Malaria can be a life-threatening disease, especially in children, if left untreated. According to WHO, 525,000 to 2.0 million African children die from Malaria every year. The current gold standard for diagnosis is examination of Giemsa stained smear by microscopy. However, when parasite levels are very low, or in mixed infections, the information obtained by examination of Giemsa stained smear by microscopy is limited. Under SBIR Phase II we have developed 3 kits, P-Genus, PF and PV FISH assay kits. These kits detect malaria parasites on blood smears prepared with a special reagent by Fluorescent in Situ Hybridization (FISH) technique, using specific fluorescent labeled DNA probes targeted to ribosomal RNA of viable parasites. P- Genus kit detects all species of Plasmodium. PF-FISH kit and PV-FISH kit detect and differentiate P. falciparum and P. vivax from other species of Plasmodium respectively, on any P-Genus screen positive blood sample. Since ribosomal RNA is the target, morphological information too is obtained. The assays are simple, semi-quantitative and detect all stages of the malaria parasites. The only requirement is a fluorescent microscope. We have validated a LED light unit with 2 filters that can be attached to a regular light microscope for reading the FISH assay results. The assays consist of six steps: smear preparation using proprietary reagent, fixation, hybridization, washing, counterstaining and viewing the processed smear under a fluorescent microscope. The total assay time is approximately 90 minutes. The limit of detection is between 2-3 parasites per 300 fields with 100X objective. Based on a study on 500 patients from Kenya, India and Peru with malaria- like symptoms, the sensitivity of the FISH assays was >95% whereas the sensitivity of Giemsa stained smear by microscopy was between 84 - 91%. In Phase IIB we will complete all the additional validation studies requested by FDA to file for 510(K).
The specific aims are: (1) Finalization of study protocols;(2) Manufacture of 3 lots of kits and completion of stability stud of kits and reagents;(3) Analytical Sensitivity Study using patient samples positive for P. falciparum and P. vivax;(4) Reproducibility Study near limit of detection using patient samples;(5) Completion of Specificity Study (including Analytical Specificity and Interference Substances;(6) Clinical studies at 3 sites;(7) PCR on all clinical study samples and sequencing on all PCR positive samples (8) Analysis of data;and (9) Write 510(K) submission report. (10) Start marketing in countries that do not require FDA clearance. In Phase III (1) File for 510(K) (2) Set up infrastructure for marketing;(3) Increase the market share (4) Develop P. ovale, P. malariae and P. knowlesi specific FISH assays.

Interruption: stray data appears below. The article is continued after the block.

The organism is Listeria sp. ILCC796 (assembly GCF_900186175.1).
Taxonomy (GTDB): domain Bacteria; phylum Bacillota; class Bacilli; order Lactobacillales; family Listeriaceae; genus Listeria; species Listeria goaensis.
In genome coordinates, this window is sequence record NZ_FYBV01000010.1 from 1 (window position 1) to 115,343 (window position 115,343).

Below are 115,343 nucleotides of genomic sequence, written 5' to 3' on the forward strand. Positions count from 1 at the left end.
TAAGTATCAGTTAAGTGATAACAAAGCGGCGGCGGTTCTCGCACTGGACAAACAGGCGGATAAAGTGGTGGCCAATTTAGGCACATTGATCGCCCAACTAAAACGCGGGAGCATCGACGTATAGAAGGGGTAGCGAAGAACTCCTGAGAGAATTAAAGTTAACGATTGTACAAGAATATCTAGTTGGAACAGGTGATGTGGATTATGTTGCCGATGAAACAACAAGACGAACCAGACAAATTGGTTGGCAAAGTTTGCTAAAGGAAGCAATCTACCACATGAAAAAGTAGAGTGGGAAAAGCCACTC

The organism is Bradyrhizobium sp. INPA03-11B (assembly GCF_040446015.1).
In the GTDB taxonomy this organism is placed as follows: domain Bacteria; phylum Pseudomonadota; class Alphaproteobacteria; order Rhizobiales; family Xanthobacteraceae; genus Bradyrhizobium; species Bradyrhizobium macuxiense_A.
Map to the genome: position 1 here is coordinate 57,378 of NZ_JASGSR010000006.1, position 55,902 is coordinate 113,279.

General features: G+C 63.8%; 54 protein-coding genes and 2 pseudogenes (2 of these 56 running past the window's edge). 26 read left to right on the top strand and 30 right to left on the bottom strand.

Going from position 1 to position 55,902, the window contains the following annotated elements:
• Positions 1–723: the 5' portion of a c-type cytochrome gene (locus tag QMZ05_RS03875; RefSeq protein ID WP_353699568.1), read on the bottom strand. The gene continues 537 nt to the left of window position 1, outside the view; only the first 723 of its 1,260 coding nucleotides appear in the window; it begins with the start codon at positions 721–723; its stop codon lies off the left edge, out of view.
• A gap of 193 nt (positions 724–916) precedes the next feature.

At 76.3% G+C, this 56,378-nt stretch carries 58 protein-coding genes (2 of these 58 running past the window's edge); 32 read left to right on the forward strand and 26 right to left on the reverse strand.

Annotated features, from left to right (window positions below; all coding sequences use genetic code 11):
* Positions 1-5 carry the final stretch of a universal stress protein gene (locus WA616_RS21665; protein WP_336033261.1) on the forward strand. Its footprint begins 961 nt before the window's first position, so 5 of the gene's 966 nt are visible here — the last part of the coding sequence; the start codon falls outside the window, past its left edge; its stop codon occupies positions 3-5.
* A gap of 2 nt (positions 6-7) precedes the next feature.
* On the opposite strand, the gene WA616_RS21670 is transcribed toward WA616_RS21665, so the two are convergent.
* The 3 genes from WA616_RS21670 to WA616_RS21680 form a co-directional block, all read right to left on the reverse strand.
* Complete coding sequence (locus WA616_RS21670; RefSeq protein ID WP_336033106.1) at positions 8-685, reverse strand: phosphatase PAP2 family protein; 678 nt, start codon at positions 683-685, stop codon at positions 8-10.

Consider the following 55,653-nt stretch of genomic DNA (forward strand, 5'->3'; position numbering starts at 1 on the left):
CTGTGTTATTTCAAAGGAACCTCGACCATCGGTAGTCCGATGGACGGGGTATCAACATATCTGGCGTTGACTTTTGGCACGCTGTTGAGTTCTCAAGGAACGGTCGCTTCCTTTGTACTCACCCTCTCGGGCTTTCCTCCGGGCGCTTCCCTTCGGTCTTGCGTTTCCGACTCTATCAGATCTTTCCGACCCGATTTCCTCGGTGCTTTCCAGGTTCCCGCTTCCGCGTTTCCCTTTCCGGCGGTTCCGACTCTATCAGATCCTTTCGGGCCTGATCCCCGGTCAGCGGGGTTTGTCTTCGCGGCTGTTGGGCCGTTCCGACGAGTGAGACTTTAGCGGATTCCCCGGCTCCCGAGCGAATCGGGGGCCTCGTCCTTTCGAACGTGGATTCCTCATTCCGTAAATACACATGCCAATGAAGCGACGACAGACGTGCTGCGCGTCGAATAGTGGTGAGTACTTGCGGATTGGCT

Malaria is a serious, often fatal, parasitic disease caused by infection of the red blood cells with protozoan parasites of the Plasmodium species, P. falciparum, P. vivax, P. malariae, P. ovale and P. knowlesi. According to the latest WHO estimates, there were about 219 million cases of malaria in 2010 and an estimated 660 000 deaths. 90% of deaths occur in Africa, the most affected continent. In Africa a child dies every minute from malaria. The six highest burden countries in the WHO African region (in order of estimated number of cases) are: Nigeria, Democratic Republic of the Congo, United Republic of Tanzania, Uganda, Mozambique and Cote d'Ivoire. These six countries account for an estimated 103 million (or 47%) of malaria cases. In South East Asia, the second most affected region in the world, India has the highest malaria burden (with an estimated 24 million cases per year), followed by Indonesia and Myanmar.1 Even though malaria is a frequently encountered disease in many developing countries, it is difficult to make the right diagnosis relying on clinicl signs only. Drug selection for the treatment of malaria depends on species of malaria present. Delayed or missed diagnosis of falciparum malaria increases the risk of complicated or severe disease, which may be fatal vulnerable populations. P. falciparum from much of the world is largely chloroquine resistant and thus the standard treatment for P. vivax cannot be used. To prevent unnecessary anti-malarial treatment and future drug-resistance strains of malaria parasites, it is important to confirm clinical suspicious with a good laboratory test. In light of he changing drug policies of many African countries, including Tanzania and Kenya, where the expensive artemisinin combination therapy (ACT) drugs are prescribed as first-line treatment, a good laboratory confirmation will also have an impact on the economics. The Giemsa stain is helpful. However, when parasite levels are very low, or in mixed infections, the information obtained by examination of Giemsa stained smear by microscopy is limited, and in some cases, biased, by the inability to devote the necessary amount of time to the examination of blood smears. PCR would help. Unfortunately it is time-consuming and expensive. Thus, FISH Tests for detection of Plasmodium and for differentiation of P. falciparum and P. vivax in air-dried blood smears has potential in the rapid diagnosis of this disease. Advantages: P-Genus and PFV FISH Assays 1. P- Genus FISH Assay detects all five species of Plasmodium, P. falciparum, P. vivax, P. malariae, P. ovale and P. knowlesi. Therefore the Genus FISH assay can be used for screening. Any sample that is positive can be tested further if necessary with the PFV- FISH Assay to determine whether the infection is due to P. falciparum, P. vivax, both or neither. 2. Specificity of the assays is equivalent to the amplified assays. 3. Sensitivity of te assays when performed by a typical microscopist should be the same as or better than Giemsa stained smear performed by an expert microscopist'4. Ability to perform the tests on an air-dried whole blood smear. 5. Results can be obtained in two hours or less would be valuable. 6. Provides parasite morphology as the Giemsa stained smear. 7. Easy to perform. 8. Low Cost.